From a Reuters Canada report on this: Earnings in TD's Canadian banking business jumped 14% on record revenue. The fourth quarter outlook for revenue growth in the Canadian retail business 'remains solid', the bank said.

The Vancouver Sun - Doctors want cars carrying kids to be smoke-free (23 August 2007) Canada's doctors are calling for a nation-wide ban on smoking in all vehicles carrying children—including private cars—to protect young lungs from the dangers of second-hand smoke. The recommendation won resounding support Wednesday at the Canadian Medical Association's annual general meeting. Members of the powerful doctors' lobby group also passed 15 'green' resolutions, which included calls for swift government action to protect domestic drinking water supplies, reduce air pollution, and curtail pesticide use. Other resolutions approved Wednesday include recommendations that: government take efforts to reduce the amount of salt in processed food and regulate the contents of energy drinks; revenues collected by government through tobacco taxes be spent on health care; and that doctors oppose any involvement of tobacco companies in education or research at post-secondary institutions.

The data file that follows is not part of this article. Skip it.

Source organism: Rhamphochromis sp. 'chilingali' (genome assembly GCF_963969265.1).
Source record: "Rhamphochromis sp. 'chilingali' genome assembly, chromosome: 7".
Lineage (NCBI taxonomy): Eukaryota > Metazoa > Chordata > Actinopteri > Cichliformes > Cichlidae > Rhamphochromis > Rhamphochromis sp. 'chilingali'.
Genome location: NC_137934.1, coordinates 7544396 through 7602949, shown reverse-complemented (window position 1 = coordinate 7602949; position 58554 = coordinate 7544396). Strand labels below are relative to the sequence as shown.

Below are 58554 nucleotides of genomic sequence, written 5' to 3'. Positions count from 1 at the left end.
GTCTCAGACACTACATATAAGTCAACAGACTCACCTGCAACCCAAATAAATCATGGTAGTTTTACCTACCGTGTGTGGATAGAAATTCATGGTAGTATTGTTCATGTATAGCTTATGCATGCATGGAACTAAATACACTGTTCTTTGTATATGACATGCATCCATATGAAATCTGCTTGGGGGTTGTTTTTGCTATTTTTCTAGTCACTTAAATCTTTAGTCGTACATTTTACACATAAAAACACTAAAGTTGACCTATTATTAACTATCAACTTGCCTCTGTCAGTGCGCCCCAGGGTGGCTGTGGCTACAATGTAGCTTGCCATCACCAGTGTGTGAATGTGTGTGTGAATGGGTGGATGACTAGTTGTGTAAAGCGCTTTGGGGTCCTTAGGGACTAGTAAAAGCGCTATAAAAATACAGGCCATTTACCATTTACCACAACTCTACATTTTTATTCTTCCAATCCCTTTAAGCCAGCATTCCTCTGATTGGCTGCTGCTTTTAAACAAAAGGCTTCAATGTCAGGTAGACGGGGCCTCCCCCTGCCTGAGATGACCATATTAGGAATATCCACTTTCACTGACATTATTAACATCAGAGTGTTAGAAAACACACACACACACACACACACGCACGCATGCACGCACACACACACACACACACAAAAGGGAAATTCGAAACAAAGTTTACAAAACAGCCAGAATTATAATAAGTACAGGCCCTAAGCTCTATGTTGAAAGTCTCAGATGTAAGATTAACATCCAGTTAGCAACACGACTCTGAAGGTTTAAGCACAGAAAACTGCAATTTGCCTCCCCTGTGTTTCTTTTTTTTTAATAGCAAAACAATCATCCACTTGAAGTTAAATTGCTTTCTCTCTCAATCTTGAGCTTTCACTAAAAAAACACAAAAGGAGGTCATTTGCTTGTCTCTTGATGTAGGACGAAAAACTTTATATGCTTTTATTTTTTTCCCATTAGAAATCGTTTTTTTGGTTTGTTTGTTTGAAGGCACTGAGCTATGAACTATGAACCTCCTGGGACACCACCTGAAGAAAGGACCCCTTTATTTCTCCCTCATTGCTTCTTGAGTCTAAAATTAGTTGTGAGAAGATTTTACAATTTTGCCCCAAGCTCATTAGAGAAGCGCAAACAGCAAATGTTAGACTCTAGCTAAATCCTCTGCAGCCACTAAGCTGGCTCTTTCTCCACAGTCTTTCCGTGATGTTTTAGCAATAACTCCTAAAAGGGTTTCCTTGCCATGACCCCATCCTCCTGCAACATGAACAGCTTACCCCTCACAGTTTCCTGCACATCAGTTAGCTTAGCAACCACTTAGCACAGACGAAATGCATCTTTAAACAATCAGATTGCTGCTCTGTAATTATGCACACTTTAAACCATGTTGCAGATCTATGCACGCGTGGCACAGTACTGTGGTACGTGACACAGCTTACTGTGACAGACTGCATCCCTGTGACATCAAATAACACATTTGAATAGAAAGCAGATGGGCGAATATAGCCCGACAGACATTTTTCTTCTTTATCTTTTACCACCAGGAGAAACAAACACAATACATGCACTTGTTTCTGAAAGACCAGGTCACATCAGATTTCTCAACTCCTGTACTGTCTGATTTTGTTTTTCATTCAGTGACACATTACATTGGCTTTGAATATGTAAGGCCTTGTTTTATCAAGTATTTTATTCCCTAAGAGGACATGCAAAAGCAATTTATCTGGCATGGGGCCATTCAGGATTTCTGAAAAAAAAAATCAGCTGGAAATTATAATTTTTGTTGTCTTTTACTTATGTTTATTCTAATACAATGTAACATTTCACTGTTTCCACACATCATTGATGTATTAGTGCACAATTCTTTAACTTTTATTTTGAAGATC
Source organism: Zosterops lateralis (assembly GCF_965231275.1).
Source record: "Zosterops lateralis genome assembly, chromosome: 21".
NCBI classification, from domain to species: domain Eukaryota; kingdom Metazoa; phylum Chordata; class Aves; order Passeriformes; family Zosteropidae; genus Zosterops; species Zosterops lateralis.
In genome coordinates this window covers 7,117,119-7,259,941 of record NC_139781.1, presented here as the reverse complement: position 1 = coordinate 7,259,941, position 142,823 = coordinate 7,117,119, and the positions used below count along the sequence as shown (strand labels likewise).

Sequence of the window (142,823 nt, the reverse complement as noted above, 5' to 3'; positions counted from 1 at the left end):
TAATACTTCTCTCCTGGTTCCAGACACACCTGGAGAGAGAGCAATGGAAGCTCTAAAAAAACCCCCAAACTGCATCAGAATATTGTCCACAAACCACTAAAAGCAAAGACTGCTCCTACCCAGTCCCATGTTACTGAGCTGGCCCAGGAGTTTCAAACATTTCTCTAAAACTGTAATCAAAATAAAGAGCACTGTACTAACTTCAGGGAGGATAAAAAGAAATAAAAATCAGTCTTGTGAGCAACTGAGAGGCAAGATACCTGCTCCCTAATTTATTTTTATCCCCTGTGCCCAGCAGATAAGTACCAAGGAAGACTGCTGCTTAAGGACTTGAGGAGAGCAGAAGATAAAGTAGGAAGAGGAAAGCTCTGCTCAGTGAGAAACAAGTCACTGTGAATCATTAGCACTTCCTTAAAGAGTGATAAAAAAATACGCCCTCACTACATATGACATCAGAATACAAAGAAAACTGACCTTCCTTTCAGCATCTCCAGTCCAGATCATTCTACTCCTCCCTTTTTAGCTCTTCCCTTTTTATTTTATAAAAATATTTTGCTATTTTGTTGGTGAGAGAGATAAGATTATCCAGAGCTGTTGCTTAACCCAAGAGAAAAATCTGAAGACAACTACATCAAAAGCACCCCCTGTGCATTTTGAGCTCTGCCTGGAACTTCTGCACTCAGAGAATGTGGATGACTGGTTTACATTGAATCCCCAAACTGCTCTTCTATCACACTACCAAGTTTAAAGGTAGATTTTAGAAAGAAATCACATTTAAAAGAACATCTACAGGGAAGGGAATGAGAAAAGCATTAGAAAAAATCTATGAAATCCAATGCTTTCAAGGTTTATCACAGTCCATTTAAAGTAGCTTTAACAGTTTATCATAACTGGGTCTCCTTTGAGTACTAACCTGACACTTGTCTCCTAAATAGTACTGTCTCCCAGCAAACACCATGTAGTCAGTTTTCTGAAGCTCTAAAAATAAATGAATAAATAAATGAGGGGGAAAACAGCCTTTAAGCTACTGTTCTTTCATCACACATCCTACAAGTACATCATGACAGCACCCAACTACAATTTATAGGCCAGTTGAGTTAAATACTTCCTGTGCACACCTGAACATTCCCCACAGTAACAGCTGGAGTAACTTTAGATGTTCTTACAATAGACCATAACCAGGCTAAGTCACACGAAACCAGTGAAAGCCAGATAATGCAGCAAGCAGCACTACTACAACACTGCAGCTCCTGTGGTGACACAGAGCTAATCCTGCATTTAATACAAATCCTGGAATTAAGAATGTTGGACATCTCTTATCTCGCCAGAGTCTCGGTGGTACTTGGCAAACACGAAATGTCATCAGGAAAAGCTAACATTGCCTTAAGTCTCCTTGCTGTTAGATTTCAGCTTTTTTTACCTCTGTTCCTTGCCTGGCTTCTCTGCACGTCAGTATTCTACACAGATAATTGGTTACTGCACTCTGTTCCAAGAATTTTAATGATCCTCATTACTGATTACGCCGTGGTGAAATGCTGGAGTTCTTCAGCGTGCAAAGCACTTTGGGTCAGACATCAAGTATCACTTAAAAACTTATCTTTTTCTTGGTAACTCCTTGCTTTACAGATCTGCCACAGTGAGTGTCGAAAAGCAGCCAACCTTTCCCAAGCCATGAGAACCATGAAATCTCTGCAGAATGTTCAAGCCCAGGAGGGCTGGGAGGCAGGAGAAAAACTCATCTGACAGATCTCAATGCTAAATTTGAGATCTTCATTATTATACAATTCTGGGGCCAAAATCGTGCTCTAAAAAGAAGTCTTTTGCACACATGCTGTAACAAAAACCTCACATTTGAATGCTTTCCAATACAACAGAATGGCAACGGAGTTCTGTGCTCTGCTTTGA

The Globe and Mail - Quebec's Dumont backs new Inuit government (23 August 2007) A major transformation of Quebec's North now has the support of all three parties in the Quebec National Assembly. In a surprise visit to the Inuit villages of Kuujjuaq and Tasiujaq, Action d�emocratique du Qu�ebec Leader Mario Dumont confirmed his support for a new Regional Government of Nunavik, which would give province-like powers to Quebec's Inuit, covering a region that is roughly one-third of the province. Premier Charest is bringing more than half a dozen of his cabinet ministers to the North Thursday for a two-day conference on Nunavik's future. A signing ceremony is scheduled Friday with the ministers. Many of the Inuit communities in Nunavik have paved roads, and virtually all of the buildings are clean, modern, and well maintained. There are hotels, modern daycare facilities, schools with large gymnasiums, and clean drinking water.

These are a few of the news reports reflecting Canada's rising invincibility from the growing Yogic Flying groups across Canada and the Invincible America Assembly at Maharishi University of Management and Maharishi Vedic City, USA.